"He was wrong. I paid my debt to him many times over. You want to buy some wheat?"
"I've got wheat for five francs a bushel."
"The Duke - "
"Maybe some apples? We had a good crop, six sous for a dozen, three francs for a bushel."
"The Duke - "
"If you want a ham, you'll have to come back next month. They're still curing."
"The Duke - "
Sharpe sighed, stopped the plow, and finally straightened up to look at De Lancey with exaggerated patience.
"What I am saying, my lord, is that I'm a farmer. A farmer and nothing but a farmer. If you want something other than what a farmer can provide, then look somewhere else."
De Lancey grinned.
"The Duke anticipated that you might be reluctant. Therefore, he has authorized me to offer you the sum of one hundred guineas in gold if you will hear his proposal."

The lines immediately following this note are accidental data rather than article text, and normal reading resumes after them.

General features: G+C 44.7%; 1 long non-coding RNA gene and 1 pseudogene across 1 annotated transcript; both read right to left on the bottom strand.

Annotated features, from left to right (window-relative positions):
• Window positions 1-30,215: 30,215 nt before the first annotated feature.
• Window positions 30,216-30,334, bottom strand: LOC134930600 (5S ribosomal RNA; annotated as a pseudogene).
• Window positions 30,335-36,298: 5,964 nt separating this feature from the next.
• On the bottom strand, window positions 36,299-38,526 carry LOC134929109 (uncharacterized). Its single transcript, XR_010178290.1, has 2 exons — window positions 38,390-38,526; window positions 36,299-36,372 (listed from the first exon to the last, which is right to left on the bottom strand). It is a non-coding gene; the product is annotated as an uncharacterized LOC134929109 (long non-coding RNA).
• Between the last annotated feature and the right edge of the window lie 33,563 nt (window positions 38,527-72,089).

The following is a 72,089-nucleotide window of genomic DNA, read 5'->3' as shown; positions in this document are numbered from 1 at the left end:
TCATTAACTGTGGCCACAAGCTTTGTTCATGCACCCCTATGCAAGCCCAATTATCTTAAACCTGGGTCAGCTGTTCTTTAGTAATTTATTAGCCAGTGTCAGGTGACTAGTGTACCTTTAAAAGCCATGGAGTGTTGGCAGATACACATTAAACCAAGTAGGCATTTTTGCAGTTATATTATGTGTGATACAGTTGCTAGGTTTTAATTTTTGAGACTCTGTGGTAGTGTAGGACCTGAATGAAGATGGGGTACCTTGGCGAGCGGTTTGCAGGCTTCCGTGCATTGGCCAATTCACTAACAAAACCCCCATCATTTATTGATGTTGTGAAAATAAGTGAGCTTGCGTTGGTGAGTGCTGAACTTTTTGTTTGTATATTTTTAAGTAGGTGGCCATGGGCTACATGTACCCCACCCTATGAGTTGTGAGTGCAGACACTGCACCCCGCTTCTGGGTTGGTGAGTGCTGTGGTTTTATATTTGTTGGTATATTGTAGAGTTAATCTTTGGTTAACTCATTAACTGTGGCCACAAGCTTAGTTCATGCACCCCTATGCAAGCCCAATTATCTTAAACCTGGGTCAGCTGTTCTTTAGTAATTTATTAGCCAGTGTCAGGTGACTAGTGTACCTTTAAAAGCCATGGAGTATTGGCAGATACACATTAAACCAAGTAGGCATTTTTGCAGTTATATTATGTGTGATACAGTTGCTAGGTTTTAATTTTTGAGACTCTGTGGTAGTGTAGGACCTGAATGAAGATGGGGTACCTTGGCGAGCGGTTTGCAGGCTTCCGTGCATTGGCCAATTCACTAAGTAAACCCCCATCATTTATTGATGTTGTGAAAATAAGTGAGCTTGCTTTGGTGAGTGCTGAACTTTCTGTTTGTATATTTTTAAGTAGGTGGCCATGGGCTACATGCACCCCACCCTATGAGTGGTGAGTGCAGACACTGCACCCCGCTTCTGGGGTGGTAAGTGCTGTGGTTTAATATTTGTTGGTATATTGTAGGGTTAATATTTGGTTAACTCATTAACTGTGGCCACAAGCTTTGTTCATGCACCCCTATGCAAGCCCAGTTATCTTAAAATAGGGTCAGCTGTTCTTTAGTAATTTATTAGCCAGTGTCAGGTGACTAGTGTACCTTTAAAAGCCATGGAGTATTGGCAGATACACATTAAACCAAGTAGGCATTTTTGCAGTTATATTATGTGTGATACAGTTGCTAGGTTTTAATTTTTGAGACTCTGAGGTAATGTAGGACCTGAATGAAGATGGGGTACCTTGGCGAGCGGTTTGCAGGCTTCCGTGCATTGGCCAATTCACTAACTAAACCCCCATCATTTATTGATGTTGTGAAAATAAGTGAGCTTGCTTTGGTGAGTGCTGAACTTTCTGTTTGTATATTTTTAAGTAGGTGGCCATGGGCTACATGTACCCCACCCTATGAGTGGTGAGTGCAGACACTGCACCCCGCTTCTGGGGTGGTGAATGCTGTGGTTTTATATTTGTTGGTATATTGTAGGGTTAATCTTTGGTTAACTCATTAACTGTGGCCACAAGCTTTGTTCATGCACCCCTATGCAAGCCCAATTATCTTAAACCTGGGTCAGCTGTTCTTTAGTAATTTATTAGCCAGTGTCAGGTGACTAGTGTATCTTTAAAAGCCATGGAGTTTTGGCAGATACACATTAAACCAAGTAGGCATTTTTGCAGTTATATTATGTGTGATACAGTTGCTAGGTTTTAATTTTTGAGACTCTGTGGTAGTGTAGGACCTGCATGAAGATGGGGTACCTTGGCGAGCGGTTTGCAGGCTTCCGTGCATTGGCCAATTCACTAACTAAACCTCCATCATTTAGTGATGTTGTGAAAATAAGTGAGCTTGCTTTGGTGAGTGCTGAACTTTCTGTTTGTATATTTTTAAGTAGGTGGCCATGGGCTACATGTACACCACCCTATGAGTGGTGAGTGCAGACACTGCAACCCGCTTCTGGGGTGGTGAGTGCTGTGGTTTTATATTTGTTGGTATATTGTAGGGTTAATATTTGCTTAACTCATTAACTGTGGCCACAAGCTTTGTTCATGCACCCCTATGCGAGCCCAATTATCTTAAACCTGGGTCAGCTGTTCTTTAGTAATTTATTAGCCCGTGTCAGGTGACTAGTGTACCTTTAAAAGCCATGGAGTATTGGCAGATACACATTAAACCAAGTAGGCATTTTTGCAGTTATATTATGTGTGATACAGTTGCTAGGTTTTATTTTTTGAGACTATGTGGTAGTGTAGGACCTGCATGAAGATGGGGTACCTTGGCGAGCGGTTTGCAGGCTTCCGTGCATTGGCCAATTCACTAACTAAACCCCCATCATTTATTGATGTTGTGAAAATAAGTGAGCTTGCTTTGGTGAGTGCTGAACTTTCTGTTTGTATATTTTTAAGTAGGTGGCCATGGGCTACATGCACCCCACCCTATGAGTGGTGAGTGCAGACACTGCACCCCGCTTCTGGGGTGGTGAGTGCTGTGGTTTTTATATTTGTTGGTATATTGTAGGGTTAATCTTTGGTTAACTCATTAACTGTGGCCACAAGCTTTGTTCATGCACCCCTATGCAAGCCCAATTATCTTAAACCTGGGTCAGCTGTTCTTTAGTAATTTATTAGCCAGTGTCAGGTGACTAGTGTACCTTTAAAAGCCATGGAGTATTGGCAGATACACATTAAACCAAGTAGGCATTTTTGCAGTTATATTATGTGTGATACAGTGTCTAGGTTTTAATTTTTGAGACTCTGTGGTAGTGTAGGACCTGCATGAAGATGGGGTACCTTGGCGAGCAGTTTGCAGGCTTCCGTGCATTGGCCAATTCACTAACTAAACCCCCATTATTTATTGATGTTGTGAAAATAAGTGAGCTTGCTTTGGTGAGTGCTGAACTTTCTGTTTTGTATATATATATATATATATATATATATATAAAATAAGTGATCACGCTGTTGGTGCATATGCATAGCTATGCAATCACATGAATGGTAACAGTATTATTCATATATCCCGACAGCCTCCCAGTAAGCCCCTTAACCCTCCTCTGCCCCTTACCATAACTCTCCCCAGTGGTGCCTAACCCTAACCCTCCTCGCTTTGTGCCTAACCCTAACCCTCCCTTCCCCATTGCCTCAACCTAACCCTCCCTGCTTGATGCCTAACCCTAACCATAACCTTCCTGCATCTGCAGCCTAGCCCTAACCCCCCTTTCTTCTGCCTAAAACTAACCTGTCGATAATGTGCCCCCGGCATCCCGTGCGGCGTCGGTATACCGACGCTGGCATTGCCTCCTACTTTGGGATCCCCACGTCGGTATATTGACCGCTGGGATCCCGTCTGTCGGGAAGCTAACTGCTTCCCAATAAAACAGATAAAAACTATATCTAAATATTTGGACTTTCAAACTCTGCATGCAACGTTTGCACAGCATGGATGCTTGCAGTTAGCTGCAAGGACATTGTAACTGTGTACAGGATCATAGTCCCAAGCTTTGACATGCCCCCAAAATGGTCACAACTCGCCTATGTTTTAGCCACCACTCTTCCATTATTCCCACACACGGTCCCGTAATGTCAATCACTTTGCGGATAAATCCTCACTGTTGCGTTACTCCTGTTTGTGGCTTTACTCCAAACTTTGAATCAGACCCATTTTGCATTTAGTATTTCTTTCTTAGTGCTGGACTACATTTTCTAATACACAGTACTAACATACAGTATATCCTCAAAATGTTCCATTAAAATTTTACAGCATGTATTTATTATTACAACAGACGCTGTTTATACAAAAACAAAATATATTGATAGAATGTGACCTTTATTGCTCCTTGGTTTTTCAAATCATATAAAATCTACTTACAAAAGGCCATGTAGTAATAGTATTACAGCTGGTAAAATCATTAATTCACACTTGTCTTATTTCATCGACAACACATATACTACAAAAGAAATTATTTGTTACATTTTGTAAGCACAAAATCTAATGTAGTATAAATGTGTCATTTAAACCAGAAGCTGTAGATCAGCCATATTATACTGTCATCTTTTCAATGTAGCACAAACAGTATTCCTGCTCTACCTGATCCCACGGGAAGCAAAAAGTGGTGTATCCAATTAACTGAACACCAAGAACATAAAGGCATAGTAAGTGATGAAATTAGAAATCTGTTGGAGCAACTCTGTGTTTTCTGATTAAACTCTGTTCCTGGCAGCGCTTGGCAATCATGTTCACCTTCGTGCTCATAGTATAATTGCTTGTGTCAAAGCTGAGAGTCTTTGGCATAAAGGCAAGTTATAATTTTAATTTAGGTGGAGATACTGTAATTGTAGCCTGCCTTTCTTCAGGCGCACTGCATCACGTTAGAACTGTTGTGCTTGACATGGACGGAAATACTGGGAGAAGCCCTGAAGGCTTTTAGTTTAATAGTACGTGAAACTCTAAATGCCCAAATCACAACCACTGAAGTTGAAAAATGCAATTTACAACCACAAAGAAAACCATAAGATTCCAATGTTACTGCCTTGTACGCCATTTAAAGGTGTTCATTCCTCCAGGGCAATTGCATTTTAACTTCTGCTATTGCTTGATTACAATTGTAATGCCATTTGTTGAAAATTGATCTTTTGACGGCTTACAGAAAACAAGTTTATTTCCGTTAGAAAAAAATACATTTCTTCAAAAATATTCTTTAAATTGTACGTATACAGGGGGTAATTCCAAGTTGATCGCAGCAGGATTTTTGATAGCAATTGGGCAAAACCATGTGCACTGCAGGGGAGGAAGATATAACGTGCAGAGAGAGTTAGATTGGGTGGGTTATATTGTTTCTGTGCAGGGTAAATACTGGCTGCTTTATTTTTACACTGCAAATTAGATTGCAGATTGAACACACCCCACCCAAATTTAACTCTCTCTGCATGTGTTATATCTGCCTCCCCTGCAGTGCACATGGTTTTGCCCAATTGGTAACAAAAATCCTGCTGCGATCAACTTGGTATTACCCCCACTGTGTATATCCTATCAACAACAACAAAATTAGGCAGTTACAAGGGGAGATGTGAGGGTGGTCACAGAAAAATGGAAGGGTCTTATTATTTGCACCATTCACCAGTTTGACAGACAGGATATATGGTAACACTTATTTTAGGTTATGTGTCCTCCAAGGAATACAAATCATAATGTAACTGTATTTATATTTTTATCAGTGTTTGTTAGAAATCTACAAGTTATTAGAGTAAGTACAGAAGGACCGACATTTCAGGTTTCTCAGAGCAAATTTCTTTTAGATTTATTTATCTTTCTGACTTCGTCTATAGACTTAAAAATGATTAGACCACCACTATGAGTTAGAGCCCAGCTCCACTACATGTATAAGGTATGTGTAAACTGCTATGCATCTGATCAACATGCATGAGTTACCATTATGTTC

Sharpe looked at De Lancey incredulously. A hundred guineas? What could be so important to the Duke that he would offer Sharpe such a sum just to listen?
And what couldn't he do with a hundred guineas?
"A hundred guineas?"
"Just for listening?"
"Just for listening."
Sharpe looked at De Lancey suspiciously for a moment. Then he shrugged. What the hell? Listening never hurt anyone. He gestured towards the farmhouse.
"Come on up to the house, then."
Leaving Josiah hitched up to the plow, Sharpe walked across the field and led the way to the farmhouse. De Lancey dismounted and secured his horse to the hitching post.
First taking a moment to scrape the mud from his boots onto the rush mat before the door, Sharpe led the way in. He held the door for De Lancey. He removed his heavy coat and hung it in the closet by the door, indicating to De Lancey a hook for his cloak. A fire was blazing cheerily in the hearth, and the pungent smell of simmering vegetable soup came from the kitchen. Marie, the old maid, sat at the table chopping squash. Lucille stood by the stove, stirring the savory concoction in the big copper kettle. She was beginning to show her pregnancy. She spoke without turning.